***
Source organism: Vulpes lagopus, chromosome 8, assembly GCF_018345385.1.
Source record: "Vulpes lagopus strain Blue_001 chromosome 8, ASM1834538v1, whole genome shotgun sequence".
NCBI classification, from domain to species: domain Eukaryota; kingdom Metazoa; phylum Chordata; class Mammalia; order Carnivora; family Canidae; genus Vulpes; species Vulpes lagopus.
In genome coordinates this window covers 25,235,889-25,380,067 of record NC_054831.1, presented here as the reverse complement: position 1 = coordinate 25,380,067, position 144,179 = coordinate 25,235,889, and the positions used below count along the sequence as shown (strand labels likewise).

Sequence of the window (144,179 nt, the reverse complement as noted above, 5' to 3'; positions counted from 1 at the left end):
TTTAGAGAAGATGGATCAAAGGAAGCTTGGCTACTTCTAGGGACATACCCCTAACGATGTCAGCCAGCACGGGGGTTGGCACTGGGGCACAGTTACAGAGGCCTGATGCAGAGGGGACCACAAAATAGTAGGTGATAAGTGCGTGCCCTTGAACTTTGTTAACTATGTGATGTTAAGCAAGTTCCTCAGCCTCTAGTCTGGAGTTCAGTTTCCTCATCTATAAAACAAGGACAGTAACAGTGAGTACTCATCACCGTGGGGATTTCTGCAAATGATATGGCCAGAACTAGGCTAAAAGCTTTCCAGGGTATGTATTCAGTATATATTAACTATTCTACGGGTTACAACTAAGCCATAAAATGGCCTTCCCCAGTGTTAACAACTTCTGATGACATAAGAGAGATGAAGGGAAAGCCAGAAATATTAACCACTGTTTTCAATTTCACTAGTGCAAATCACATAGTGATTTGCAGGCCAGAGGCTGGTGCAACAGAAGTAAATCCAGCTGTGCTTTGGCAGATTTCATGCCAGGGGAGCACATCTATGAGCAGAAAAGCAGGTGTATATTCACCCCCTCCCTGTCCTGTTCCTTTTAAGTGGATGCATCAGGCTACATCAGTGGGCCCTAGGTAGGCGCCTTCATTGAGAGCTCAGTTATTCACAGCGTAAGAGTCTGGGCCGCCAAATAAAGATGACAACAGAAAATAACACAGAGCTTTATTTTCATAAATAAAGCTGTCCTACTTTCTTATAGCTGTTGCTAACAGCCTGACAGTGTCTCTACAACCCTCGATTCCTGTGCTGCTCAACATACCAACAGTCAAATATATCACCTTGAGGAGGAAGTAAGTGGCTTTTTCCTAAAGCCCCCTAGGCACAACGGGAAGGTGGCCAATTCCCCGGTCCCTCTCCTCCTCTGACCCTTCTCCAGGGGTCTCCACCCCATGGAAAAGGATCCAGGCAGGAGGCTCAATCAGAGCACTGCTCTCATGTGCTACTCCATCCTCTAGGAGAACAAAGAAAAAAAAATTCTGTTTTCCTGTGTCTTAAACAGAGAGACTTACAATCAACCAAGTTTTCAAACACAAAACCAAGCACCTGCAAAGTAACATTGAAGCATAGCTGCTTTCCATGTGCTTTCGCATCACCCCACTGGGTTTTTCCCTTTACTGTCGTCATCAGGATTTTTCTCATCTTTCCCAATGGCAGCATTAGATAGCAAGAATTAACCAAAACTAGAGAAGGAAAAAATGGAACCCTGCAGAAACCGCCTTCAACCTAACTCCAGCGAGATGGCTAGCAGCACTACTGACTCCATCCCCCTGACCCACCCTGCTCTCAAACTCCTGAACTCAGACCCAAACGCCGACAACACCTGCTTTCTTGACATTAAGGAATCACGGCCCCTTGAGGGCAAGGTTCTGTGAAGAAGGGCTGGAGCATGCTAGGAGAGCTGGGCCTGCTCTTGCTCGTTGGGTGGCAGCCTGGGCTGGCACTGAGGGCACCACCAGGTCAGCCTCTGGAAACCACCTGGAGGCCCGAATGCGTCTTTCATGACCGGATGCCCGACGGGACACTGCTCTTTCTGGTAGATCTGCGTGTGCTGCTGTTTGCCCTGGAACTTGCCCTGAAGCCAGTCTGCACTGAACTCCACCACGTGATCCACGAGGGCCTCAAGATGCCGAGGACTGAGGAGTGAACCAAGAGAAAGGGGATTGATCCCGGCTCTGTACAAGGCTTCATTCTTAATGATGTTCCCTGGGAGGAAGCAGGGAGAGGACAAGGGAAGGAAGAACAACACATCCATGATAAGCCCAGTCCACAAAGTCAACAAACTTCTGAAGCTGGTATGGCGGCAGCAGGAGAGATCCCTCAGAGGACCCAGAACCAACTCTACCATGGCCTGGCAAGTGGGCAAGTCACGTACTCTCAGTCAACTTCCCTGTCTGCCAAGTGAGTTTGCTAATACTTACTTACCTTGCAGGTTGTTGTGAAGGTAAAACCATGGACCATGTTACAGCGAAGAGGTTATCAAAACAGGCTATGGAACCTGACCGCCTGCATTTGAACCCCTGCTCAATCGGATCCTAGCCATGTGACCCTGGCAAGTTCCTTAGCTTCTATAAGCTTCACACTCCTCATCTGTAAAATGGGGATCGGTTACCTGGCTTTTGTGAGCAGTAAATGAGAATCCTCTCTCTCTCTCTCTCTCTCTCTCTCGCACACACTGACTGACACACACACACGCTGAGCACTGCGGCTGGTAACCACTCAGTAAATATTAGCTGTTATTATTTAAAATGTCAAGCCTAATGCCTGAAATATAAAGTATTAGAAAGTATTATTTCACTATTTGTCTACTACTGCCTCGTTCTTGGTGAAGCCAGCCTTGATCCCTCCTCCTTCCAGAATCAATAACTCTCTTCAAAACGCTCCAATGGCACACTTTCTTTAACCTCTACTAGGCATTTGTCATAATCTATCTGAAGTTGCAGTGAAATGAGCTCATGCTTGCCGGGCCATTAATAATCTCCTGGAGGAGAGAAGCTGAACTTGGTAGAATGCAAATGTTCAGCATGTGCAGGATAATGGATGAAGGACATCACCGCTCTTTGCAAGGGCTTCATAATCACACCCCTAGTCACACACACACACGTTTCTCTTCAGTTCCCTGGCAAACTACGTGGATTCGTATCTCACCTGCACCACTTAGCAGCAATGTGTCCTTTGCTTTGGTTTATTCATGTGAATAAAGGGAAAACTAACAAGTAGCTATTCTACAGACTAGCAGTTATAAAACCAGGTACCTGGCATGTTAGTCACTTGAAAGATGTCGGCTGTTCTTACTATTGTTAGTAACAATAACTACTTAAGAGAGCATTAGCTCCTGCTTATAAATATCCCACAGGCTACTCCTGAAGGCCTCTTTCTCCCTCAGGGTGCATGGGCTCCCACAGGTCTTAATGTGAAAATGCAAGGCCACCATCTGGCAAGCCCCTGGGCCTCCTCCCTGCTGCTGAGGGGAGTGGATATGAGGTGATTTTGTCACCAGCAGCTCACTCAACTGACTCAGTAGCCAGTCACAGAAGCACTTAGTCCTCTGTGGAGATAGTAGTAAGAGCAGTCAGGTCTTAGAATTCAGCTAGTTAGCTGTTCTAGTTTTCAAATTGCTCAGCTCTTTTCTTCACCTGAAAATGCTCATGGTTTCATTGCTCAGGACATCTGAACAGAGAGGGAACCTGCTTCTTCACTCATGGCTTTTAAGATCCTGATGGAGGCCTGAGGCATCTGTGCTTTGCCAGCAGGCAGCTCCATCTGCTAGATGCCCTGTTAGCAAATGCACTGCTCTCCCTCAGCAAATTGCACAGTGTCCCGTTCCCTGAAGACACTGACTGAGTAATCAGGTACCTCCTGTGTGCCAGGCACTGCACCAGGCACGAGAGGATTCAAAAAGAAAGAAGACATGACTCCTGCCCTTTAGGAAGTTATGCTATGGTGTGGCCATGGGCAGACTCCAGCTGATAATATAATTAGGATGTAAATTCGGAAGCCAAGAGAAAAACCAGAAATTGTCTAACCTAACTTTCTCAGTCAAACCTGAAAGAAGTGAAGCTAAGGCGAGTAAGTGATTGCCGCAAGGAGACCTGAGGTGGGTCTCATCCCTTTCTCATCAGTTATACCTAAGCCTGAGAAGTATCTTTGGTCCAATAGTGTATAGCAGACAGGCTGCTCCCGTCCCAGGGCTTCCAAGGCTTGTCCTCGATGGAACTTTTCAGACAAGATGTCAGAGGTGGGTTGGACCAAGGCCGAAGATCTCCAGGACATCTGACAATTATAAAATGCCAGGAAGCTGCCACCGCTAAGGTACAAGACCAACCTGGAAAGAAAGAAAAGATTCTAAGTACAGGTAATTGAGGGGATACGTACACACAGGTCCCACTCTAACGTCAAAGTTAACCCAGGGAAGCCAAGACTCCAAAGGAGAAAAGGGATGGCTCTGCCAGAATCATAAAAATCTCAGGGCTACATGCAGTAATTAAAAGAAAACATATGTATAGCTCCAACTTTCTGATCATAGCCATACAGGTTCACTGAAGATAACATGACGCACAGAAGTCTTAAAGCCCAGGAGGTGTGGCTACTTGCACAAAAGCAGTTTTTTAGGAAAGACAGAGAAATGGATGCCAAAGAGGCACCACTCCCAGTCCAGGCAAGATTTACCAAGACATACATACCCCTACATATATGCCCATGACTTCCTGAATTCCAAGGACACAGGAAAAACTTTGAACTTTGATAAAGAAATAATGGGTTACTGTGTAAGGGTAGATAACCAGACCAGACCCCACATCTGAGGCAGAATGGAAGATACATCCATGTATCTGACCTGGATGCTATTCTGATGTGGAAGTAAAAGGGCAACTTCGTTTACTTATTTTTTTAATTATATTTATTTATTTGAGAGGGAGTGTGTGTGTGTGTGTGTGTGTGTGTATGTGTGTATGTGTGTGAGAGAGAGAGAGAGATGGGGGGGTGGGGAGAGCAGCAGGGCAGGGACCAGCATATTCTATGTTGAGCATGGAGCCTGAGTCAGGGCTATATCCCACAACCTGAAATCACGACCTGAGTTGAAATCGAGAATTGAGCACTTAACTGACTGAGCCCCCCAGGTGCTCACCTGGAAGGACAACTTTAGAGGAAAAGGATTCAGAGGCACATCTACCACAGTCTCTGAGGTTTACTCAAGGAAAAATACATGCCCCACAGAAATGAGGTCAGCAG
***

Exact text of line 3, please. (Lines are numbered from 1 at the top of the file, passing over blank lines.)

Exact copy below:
NCBI classification, from domain to species: domain Eukaryota; kingdom Metazoa; phylum Chordata; class Mammalia; order Carnivora; family Canidae; genus Vulpes; species Vulpes lagopus.